I often tell myself that if in a given day I don't
learn anything new or do something useful, then I have wasted that day.
Before going on a trip with Peace Trees Viet Nam (PTVN), I didn't think that it
was possible to have so many different experiences while I was on vacation. I
was able to relax, travel, and chat with the locals, while also working to help
people who are in need and learn from them.
PTVN is not a travel company. It's a non-profit organisation. Through their tour
packages, the company allows Vietnamese and foreign travellers to learn more
about Viet Nam and work with social programmes.
The tour company allows travellers to assist in the removal of land mines and
unexploded ordnance (UXO) in central Viet Nam. Tourists will also be able to
work alongside locals to help create an infrastructure that will create a safe
and healthy future for residents of the central province of Quang Tri.
During my trip, I visited the Truong Son Cemetery in Gio Linh District that is
home to 15,000 graves of soldiers and civilians who died while fighting against
the US. After that we went to Vinh Moc tunnels in Vinh Linh District, which
housed an underground village built in the demilitarised zone dividing north and
south Viet Nam. Later, we went to Quang Tri Citadel where Vietnamese soldiers
fought a bloody 81-day battle. Finally we arrived at the historic Hien Luong
Bridge over the Ben Hai River, which served as the border between the two
regions between 1954 and 1975.
After visiting these destinations, I felt that I had learned a lot about the
bravery of the Vietnamese people and the soldiers who fought during the war.
However, I also felt that I understood the true cost of the war, which still
affects people today.
After the inspiring tour, the group visited and worked at a friendship village
that PTVN built for UXO and Agent Orange victims and impoverished poor children.
I will never forget playing with the children. The children at the centre were
overcome with joy as they played with the balloons and stickers that tourists
bought for them. While the children that live in the city where I am from may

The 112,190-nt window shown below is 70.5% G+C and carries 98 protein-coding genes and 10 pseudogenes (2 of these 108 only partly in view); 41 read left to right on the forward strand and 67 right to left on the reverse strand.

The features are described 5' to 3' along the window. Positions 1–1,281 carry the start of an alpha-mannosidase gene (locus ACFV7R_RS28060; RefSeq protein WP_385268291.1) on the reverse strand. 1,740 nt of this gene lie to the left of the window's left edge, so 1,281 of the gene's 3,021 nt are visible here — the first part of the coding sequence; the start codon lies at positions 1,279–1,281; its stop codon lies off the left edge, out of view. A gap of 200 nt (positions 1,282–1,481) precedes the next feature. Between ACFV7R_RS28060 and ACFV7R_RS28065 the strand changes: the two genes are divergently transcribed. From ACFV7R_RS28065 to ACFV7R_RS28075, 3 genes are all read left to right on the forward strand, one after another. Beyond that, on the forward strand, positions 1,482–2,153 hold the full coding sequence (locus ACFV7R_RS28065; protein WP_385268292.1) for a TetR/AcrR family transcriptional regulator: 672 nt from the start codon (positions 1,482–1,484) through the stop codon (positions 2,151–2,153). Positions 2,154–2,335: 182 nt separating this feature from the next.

not be that impressed with such gifts, the poor children here thoroughly enjoyed
Nguyen Thi Cuc lost her legs in an accident caused by a UXO. Now unable to work,
Cuc continues to live an active lifestyle and even won several medals during the
province's special olympics.
She has had a hard life, but now she looks relaxed and is able to teach courses
on how to properly prepare sunflower and pumpkin seeds.
"Vietnamese people love these snacks, especially during Tet (lunar new year)
or when they are receiving guests," she says. "I don't know why they are so
popular, perhaps because they are delicious and they make interesting noises
when you bite into their shells."
This type of trip is known as responsible travel, which encourages travellers to
participated in tour packages that are designed by companies to form responsible
relationships with local communities. This new approach to tourism can help
improve businesses incomes and create more jobs for people. The concept is new
to Viet Nam.
Le Nguyen Travel is one the first companies that has implemented this new
paradigm into their travel packages in Viet Nam. The company works with its
Canadian counterpart, Cegep Marie Victoria Company, to recruit Canadian tourists
to visit Hoi An. Participating travellers can stay up to one month in the area,
where they will live together with the locals and volunteer in social programmes.
The tourists are able to help with household chores, study Vietnamese, and learn
how to cook Vietnamese food. They can also help village elders and disabled
residents and teach English to orphans.
With this package, travellers can visit Tra Que Village, which is famous for its
vegetables, and Thanh Ha pottery village where they can learn how to make
"I stayed at a house in Hoi An and I shared warm moments with the family when we
cooked, ate and did house chores together," says K Paul, who went on the
package. "We really understood each other."
"We didn't use the air conditioner in order to save electricity and protect the
environment," Paul says. "Hoi An people are so nice and friendly and the life
here is peaceful."
According to Le Ho Phuoc Vinh, Le Nguyen Travel's director, the three key
components that play a central role in responsible travel are the local people,
the tour operator and the travellers.
There are two essential aspects that responsible tourism utilises –
environmental protection and socio-economic development. Both aspects are
crucial to creating responsible and sustainable services that will employ large
numbers of people without harming the environment.
A pilot project Responsible Travel in Viet Nam has been launched in co-operation
with the Netherlands Development Organisation (SNV) and will last until December
"Visitors are now becoming more aware and concerned about other matters relating
to tourism such as littering in public places and water and noise pollution,"
says Phil Harman, senior advisor of SNV in Viet Nam. "About 97 per cent of
tourists, when interviewed, said that they were willing to pay more for a
responsible travel holiday that is environmentally conscious and brings about
more benefits for needy local people."
Someone may think travelling is all about enjoying yourself, but for me its
about making a difference.
Before leaving Quang Tri, we spent the morning planting trees. Looking at the
saplings, I felt satisfied with my trip and I hope one day to come back and see
how much growth has taken place in the area.